Now, thinking about walking (or crawling) through a cave has always made me feel queasy because I am more than a little claustrophobic. But every time I pass the signs along I-65 for Mammoth Cave in Kentucky, I contemplate making a second visit. My first venture into the cave was when I was about 10. I don’t remember if we were headed for our annual Florida vacation or if we just made a long weekend trip from home in Indianapolis, but I remember the excursion well; and I’m pretty sure we stayed at the old Mammoth Cave Hotel which sits on the national park property near the visitor center.
Brianna, who doesn’t like her mother to have any experience that has eluded her, decided on our recent trek up I-65 that a trip to Mammoth Cave is in our near future. And she has made her case with me because a trip to Mammoth is well worth the time.
At more than 367 miles in length, Mammoth Cave is the longest known cave in the world. In fact, the cave is so long that if the second and third longest caves (Jewel Cave in South Dakota at 140 miles and Optymistychna Cave in Ukraine at 133 miles) were joined together, Mammoth Cave would still be the planet’s longest cave by about 100 miles. And the explorers who are still mapping new passages in Mammoth Cave say there is no end in sight.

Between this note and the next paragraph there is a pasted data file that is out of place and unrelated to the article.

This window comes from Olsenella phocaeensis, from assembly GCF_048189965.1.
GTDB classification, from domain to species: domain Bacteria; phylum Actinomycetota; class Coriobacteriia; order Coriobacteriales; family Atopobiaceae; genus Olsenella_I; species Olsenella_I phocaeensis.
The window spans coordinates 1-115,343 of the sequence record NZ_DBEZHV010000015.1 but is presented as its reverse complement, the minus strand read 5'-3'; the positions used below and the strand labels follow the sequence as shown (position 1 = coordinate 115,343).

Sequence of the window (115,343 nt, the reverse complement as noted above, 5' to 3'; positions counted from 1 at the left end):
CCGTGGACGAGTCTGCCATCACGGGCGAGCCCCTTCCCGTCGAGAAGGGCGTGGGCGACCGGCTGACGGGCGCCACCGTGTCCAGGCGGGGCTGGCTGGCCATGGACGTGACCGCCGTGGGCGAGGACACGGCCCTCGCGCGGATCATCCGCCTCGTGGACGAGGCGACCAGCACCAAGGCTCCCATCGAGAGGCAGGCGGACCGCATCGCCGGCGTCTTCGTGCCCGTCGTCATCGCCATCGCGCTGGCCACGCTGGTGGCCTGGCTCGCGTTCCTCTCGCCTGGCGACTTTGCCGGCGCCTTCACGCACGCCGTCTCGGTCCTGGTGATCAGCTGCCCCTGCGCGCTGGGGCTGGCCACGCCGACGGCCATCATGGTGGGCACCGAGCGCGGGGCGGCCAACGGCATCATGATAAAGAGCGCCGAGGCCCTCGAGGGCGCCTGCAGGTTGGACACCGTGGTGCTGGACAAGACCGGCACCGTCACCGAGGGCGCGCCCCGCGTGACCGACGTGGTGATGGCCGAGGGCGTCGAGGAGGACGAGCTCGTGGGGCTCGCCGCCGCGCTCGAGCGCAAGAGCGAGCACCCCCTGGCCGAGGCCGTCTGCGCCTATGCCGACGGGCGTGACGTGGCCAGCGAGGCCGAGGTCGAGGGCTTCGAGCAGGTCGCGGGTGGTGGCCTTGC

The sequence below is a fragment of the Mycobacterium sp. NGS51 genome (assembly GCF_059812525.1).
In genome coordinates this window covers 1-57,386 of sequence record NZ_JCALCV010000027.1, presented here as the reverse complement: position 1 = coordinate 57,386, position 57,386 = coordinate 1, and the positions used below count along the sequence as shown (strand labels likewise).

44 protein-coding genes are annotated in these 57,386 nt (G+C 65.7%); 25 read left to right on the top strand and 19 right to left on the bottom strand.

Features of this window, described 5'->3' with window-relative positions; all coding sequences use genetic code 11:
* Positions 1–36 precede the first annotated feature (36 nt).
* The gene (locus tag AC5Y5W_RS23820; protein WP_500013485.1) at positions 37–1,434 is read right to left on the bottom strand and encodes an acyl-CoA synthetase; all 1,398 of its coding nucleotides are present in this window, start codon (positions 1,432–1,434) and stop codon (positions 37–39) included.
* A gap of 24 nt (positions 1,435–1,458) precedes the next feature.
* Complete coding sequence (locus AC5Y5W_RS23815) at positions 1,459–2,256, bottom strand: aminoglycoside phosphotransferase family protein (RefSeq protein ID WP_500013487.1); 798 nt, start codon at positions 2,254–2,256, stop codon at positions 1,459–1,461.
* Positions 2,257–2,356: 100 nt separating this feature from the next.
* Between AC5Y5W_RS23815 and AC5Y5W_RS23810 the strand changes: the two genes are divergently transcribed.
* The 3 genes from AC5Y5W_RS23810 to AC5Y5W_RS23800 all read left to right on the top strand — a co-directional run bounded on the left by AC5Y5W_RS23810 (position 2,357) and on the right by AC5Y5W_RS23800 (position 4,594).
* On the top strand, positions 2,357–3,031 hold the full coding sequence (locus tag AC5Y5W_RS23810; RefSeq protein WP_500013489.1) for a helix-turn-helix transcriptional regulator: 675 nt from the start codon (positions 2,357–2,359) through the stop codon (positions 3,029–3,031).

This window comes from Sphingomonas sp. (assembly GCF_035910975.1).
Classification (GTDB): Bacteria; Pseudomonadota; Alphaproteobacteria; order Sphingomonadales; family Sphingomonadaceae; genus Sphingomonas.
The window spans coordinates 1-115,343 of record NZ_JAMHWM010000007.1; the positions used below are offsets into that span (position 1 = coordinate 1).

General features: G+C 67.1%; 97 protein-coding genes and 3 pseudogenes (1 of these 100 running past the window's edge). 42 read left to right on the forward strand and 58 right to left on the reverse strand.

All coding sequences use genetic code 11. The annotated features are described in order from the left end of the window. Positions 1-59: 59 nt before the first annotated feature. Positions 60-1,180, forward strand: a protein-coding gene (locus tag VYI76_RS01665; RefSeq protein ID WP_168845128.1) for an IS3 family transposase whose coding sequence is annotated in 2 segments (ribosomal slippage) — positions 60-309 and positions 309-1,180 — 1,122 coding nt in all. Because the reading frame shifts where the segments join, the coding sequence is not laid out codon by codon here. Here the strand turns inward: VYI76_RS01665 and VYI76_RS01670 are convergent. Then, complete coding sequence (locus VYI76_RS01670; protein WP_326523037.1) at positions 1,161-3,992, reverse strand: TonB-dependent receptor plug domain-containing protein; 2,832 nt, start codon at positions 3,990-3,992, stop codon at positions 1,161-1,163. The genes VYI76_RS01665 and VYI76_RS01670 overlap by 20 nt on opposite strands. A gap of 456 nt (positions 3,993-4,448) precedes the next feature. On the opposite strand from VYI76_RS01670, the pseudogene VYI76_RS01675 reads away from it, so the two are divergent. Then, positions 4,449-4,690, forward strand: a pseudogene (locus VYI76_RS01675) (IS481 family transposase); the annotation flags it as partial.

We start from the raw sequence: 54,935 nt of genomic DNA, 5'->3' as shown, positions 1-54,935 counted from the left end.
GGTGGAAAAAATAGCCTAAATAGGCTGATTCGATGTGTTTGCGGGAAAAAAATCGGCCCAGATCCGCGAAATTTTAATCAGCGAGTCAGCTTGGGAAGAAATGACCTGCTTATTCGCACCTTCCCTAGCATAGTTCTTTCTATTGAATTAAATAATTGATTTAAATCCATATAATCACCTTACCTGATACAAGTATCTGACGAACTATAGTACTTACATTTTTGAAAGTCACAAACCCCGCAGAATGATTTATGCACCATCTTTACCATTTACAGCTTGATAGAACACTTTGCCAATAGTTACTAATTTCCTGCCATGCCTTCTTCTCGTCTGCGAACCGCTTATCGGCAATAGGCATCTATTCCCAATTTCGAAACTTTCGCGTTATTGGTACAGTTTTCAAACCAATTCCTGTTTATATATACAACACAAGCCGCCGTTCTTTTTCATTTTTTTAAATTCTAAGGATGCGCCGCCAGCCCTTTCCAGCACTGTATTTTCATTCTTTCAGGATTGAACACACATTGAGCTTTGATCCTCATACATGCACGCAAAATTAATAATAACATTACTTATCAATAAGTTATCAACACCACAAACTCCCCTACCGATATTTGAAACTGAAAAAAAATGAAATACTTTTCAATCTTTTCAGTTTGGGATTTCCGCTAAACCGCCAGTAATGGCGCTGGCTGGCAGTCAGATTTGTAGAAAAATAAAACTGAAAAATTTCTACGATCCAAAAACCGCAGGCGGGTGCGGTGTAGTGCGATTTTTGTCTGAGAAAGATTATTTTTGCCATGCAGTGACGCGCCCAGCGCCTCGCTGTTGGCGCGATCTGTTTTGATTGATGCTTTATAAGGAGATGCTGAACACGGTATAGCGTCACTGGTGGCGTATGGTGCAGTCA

As you can imagine, a cave this size offers numerous spelunking expeditions. Cave tours explore different parts of the huge cave system and are of varying lengths and distances to fit into your schedule. Tours focus on the cave’s natural and cultural history and landmarks. Walk through gypsum-lined passages, narrow canyons, underground hills, large rooms, and areas with dripstone formations. You’ll see landmarks like the Grand Canyon, Frozen Niagara, Snowball Room, Rainbow Dome, Crystal Lake, Fat Man’s Misery and the Drapery Room.
The cave, of course, is the most famous feature, but Mammoth Cave National Park offers a wide variety of other recreational activities on its 52,000 acres. There are over 70 miles of trails for hiking, over 30 miles of the Green and Nolin rivers to explore, camping, horseback riding and biking. Two of the few operating rural ferries in the nation are found on the Green River, and there are year-round opportunities for canoeing, boating and fishing.
Check the Mammoth Cave National Park website for more information about the park and for cave tour times, prices, reservations and directions from I-65.
Read more of Sherri’s travel adventures at Brown’s Guides.